The social sciences have traditionally assumed that education is a major determinant of citizens' political orientations and behavior. Several studies have also shown that intelligence has an impact. According to a theory that conceptualizes intelligence as a burgher (middle-class, civil) phenomenon - intelligence should promote civil attitudes, habits and norms like diligence, order and liberty, which in turn nurture cognitive development - political orientations should be related to intelligence, with more intelligent individuals tending towards less extreme political orientations. In a Brazilian sample (N = 586), individuals were given the Standard Progressive Matrices (SPM) and a questionnaire measuring age, gender, income, education and political orientations. Firstly, intelligence has a positive impact on having any political opinion. Among persons with opinions those with the highest IQ's were found to be politically center-right and centrist respectively. The relationship held after correcting for gender, age, education and income. In a path-analysis, only intelligence had a positive impact on political centrality, whereas education promoted orientations that were farther from the center. These results are discussed in the context of results from other studies in different countries and in the context of different theoretical models on the relationship between political attitudes and IQ.


Strategic Party Government and the 2010 Elections

Gregory Koger & Matthew Lebo
American Politics Research, forthcoming

This article applies the strategic parties framework to the 111th Congress and 2010 election results that followed. In 2009-2010, the Democrats pursued an ambitious agenda over the nearly unanimous opposition of Congressional Republicans, leading to a high level of partisanship on both sides. This partisanship was costly in the 2010 elections. Like other papers on this election, we find some evidence that key roll calls were linked to decreased electoral vote share. However, the clearer pattern is that overall patterns of partisanship had a consistent detrimental effect on incumbents running for reelection.


Why does the majority party bother to have minority party members on committees?

Hong Min Park
Journal of Theoretical Politics, April 2012, Pages 248-264

Why would a generic parliament have committees with minority party members? If the majority party considers minority party committee members a burden, then it could choose to exclude minority party members entirely from the committee system. This, however, has rarely happened in history. In this paper, I provide an informational rationale for the bipartisan committee system through a simple signaling model. I show that, in equilibrium, the majority party on the floor can extract better information and, therefore, enact more preferred policy outcomes by forming committees with members of both parties.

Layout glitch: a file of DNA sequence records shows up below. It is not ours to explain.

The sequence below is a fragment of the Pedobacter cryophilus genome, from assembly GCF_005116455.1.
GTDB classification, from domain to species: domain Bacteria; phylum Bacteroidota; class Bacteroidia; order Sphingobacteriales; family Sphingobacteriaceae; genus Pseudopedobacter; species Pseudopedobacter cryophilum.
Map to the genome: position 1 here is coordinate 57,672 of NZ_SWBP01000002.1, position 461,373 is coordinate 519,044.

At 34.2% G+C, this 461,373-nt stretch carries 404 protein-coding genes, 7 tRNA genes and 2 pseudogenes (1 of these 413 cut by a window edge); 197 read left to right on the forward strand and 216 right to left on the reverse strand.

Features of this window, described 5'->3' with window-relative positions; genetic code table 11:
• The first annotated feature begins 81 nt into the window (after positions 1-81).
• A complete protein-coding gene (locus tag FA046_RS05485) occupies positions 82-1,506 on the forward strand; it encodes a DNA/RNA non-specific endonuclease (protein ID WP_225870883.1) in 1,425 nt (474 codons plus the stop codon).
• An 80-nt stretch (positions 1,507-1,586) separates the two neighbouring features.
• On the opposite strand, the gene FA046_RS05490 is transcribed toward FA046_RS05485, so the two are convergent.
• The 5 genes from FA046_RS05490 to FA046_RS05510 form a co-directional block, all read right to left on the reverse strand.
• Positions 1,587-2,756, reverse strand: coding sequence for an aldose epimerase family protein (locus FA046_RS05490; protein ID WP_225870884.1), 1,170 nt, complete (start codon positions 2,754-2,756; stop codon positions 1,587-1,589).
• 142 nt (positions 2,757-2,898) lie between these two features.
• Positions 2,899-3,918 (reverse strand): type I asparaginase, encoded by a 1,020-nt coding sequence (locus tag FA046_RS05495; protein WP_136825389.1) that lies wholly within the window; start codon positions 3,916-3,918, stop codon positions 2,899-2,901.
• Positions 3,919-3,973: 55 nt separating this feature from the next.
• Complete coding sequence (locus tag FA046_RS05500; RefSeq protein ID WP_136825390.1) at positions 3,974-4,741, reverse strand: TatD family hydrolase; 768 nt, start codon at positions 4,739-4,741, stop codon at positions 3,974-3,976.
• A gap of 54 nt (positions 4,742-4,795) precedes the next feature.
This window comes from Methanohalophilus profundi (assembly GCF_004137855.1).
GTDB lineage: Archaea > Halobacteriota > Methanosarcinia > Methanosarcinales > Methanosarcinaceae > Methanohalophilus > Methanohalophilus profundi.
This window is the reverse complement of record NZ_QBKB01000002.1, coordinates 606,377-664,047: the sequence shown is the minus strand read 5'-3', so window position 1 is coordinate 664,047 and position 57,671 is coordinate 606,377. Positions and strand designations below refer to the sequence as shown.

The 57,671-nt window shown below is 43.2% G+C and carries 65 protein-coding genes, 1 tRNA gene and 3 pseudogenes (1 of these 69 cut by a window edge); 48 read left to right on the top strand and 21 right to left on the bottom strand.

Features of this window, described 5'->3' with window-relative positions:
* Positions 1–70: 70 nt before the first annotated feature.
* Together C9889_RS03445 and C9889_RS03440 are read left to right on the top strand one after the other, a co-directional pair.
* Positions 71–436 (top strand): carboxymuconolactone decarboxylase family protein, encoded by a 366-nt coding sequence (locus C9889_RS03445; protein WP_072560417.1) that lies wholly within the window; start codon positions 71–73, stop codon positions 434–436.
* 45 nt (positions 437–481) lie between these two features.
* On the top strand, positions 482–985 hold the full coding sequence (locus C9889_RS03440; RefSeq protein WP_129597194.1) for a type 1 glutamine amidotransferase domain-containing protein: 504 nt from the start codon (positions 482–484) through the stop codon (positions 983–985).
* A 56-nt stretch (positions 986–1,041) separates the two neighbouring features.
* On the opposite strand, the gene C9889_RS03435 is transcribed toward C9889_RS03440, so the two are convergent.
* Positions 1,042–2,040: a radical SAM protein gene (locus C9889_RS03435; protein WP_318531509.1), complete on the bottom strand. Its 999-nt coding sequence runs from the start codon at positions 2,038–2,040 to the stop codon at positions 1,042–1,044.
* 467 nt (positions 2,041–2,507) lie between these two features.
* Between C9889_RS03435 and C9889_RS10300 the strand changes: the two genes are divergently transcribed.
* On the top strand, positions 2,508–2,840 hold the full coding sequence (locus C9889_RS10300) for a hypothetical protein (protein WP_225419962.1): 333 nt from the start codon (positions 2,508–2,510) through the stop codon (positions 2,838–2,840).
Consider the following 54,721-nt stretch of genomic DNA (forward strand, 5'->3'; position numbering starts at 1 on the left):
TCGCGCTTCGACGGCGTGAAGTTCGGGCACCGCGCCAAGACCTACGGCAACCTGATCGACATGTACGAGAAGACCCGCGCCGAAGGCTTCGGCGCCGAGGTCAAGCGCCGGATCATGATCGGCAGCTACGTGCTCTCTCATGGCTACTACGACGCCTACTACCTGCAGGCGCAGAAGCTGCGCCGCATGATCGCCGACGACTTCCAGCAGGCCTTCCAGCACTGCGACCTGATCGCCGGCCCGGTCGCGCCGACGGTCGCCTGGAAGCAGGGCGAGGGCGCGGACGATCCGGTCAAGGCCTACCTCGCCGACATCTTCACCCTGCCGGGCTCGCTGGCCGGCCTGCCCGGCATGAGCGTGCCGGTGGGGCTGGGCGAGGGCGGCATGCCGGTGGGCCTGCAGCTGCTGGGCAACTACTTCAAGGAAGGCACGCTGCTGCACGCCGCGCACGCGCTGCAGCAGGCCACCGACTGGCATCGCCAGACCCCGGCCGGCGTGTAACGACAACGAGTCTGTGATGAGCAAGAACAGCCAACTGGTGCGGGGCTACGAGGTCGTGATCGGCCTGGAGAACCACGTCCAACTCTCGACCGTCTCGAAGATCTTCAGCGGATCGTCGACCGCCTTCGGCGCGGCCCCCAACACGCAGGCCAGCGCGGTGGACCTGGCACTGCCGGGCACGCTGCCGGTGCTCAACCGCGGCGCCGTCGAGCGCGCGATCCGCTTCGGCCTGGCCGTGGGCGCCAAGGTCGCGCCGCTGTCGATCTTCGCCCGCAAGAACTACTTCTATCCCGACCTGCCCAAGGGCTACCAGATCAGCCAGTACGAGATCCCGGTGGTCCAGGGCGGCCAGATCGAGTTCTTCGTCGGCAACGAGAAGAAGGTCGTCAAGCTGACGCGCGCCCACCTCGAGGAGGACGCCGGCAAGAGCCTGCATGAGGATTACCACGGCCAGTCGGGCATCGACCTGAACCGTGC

Where Do Parties Live? Electoral Institutions, Party Incentives, and the Dimensionality of Politics

Shane Singh
Social Science Quarterly, forthcoming

Objectives: This study examines how electoral systems shape the underlying dimensionality of political discourse by incentivizing certain strategies among parties.

Methods: Cross-sectional linear regression is used to examine how electoral systems affect dimensionality. The study provides an original measure of dimensionality derived from an empirical estimation of a spatial model of voter preferences over political parties. Data are from the Comparative Study of Electoral Systems.

Results: The analysis indicates that electoral institutions strongly affect a nation's dimensionality, especially in socioethnically homogenous countries. Less proportional electoral systems engender a unidimensional political space. Results are robust across several model specifications.

Conclusions: Individuals and the media conceptualize government and ideology in dimensional terms. Moreover, much academic work assumes certain dimensional constructs. By testing theoretical predictions about electoral systems and political dimensionality, this study provides an empirical basis for such assumptions.


Ideologues Beat Idealists

Sambuddha Ghosh & Vinayak Tripathi
American Economic Journal: Microeconomics, forthcoming

Our model considers a majority election between two candidates - an ideologue committed to a fixed policy and an idealist who implements the ex-post choice of the majority. Voters are aware that their individual rankings of policies may change after the election according to common or idiosyncratic shocks. We show that in equilibrium the ideologue often beats the idealist, even when this choice hurts all voters. Inefficiency arises both for sincere and for strategic voters; we also show that it is more pervasive in the latter case. Groups may be inflexible even when each individual has a preference for flexibility.


When parties are not teams: Party positions in single-member district and proportional representation systems

Stephen Ansolabehere, William Leblanc & James Snyder
Economic Theory, April 2012, Pages 521-547

Theoretical analyses of party positions commonly assume that parties act as teams to maximize their legislative representation. This assumption runs counter to another line of theorizing in which individual legislators maximize their own chances of winning reelection. To resolve this tension, the paper presents a model of party platform choice that relaxes only the assumption that parties are teams in the classical two-party spatial model. Platforms are chosen by majority rule among all legislators within a party. Politicians seek to win their own seats in the legislature, but they must run under a common party label. In both single-member district and proportional representation systems, equilibrium platforms are shown to diverge substantially, with one party located near the 25th percentile of the voter distribution and the other near the 75th percentile, rather than converge to the median. The model also yields predictions concerning short-term economic shocks, incumbency advantages, and gerrymandering.